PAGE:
Pound vs Euro to be Driven by Politics & Central Banks In The Week Ahead

23.10.17
4 minute read
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The pound rallied strongly versus the euro into the weekend. Sterling’s strength came after Thursday’s EU leaders summit saw a slight softening in the stance of the EU towards UK over Brexit. As a result, the pound euro exchange rate soared upwards 1% from a low of €1.1087. The pound continued to show strength heading into the new week. Sterling is trading at €1.1208, its strongest level since last Wednesday.

What do these figures mean?

When measuring the value of a pair of currencies, one set equals 1 unit and the other shows the current equivalent. As the market moves, the amount will vary from minute to minute.

For example, it could be written: 1 GBP = 1.13990 EUR

Here, £1 is equivalent to approximately €1.14. This specifically measures the pound’s worth against the euro. If the euro amount increases in this pairing, it’s positive for the pound.

Or, if you were looking at it the other way around: 1 EUR = 0.87271 GBP

In this example, €1 is equivalent to approximately £0.87. This measures the euro’s worth versus the British pound. If the sterling number gets larger, it’s good news for the euro.

At the summit last week, the EU leaders said that insufficient progress had been made in Brexit negotiations to progress to talks over trade deals and a transition period. However, the EU also noted that they will begin internal preparations for the second phase of the talks. Investors have viewed this as a positive message and one that also diminishes the possibility of no deal being reached. Any sign that a transition could be agreed upon is beneficial for the pound and, for this reason, the pound rallied versus the euro.

Why is a smooth Brexit good for the pound?
A smoother Brexit would be a scenario in which the economic consequences of leaving the European Union are minimised. This is favourable for the pound because the less the Brexit impact on the economy, the more likely that foreign investors will remain interested in the UK. Foreign investors need sterling to invest in the country and so the more GBP is purchased, the higher the demand and, thus, an increase in the currency’s value.

Politics aside, investors are also looking forward to the Bank of England (BoE) monetary policy meeting on the 2nd of November. The central bank has hinted that they may raise interest rates at this meeting. This week sees the final release of the third quarter Gross Domestic Product (GDP) release. GDP is the total value of everything produced by all the people and companies in the country and is the best way to measure a country's economy. Analysts are forecasting that the UK economy grew 1.5% year on year in the third quarter. If the readings come in lower than expectations, it may unnerve the BoE. The central bank said they would consider raising rates if the UK economy continues to show resilience. Therefore, a lower GDP reading could prevent them from raising the interest rates possibly until next year. In this case, the pound could fall.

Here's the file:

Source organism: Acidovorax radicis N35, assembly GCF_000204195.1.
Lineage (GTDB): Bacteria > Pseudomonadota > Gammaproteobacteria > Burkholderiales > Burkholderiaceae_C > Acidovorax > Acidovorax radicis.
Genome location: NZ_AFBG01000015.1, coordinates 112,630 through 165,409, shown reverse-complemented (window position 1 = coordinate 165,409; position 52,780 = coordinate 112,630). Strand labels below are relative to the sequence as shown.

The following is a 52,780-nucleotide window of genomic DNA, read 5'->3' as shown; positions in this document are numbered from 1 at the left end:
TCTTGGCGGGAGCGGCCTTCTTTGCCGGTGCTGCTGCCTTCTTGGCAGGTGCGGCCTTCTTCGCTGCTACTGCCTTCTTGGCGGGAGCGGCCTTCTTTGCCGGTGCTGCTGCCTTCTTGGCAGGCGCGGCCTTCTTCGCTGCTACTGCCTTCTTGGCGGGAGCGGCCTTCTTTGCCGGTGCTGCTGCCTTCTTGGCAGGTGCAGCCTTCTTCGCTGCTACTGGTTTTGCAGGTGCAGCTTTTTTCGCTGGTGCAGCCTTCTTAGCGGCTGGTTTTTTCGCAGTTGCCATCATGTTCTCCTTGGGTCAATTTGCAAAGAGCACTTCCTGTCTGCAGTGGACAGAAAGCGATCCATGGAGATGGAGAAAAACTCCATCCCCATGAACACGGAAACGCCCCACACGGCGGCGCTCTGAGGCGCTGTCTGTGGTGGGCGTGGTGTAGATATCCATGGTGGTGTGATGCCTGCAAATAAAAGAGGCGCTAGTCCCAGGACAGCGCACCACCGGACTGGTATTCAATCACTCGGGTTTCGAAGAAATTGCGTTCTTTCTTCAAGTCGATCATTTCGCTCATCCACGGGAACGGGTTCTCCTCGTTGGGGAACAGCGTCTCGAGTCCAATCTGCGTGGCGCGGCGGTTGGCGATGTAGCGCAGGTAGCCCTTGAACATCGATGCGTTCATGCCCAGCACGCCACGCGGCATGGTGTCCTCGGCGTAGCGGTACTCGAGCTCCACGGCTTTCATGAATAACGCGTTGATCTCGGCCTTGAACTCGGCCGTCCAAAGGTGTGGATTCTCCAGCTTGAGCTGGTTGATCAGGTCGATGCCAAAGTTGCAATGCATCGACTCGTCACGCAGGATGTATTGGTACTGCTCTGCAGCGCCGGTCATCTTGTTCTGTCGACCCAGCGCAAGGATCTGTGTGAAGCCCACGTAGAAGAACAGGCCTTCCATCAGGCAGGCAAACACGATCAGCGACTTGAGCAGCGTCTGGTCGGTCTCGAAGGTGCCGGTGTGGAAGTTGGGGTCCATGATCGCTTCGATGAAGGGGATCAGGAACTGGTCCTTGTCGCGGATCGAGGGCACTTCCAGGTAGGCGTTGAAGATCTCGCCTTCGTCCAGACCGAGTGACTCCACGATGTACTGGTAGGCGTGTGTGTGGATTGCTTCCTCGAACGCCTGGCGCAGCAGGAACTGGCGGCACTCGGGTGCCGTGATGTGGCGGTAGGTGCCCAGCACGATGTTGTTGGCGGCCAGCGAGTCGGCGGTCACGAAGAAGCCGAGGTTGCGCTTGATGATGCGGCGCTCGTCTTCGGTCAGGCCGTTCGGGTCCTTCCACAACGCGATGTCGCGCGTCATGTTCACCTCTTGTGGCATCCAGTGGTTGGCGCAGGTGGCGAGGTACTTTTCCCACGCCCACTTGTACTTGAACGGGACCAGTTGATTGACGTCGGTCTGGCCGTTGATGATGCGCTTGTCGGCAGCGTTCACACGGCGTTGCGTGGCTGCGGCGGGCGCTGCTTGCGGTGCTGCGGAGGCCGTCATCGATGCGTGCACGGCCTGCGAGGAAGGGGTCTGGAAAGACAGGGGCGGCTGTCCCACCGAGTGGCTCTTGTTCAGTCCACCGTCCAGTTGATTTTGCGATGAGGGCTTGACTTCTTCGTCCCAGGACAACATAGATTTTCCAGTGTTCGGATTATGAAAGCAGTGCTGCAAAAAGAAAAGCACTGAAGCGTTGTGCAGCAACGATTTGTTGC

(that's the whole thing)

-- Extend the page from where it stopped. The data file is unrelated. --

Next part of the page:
Why do raised interest rates boost a currency’s value?
Interest rates are key to understanding exchange rate movements. Those who have large sums of money to invest want the highest return on their investments. Higher interest rate environments tend to offer higher yields. So, if the interest rate or at least the interest rate expectation of a country is relatively higher compared to another, then it attracts more foreign capital investment. Large corporations and investors need local currency to invest. More local currency used then boosts the demand of that currency, pushing the value higher.

ECB ready to taper vs. Catalexit

The euro is being driven by 2 conflicting factors. Firstly, Catalonia has been a major political risk factor for the common currency. The region’s attempt to become independent resulted in the Spanish central government triggering Article 155 of the constitution; which effectively removes some or all of the semi-autonomous powers from the states. Over the weekend, Catalonia’s leader has said that the region will not accept direct leadership from Madrid.

Entering into the new week, the euro is lower versus the pound. However, it is finding some support from investors looking towards the European Central Bank (ECB) monetary policy meeting on Thursday. Investors and analysts alike are expecting the ECB to announce the tapering off of its bond-buying programme. Through the bond-buying programme, the ECB purchases bonds in the market. Investors who would have considered the bonds then cannot because the ECB acquired them instead. Those investors still have money to invest so they must choose other investments. That is how the ECB pushes liquidity into the economy. This is considered a form of tightening of monetary policy, therefore it undermines the currency.

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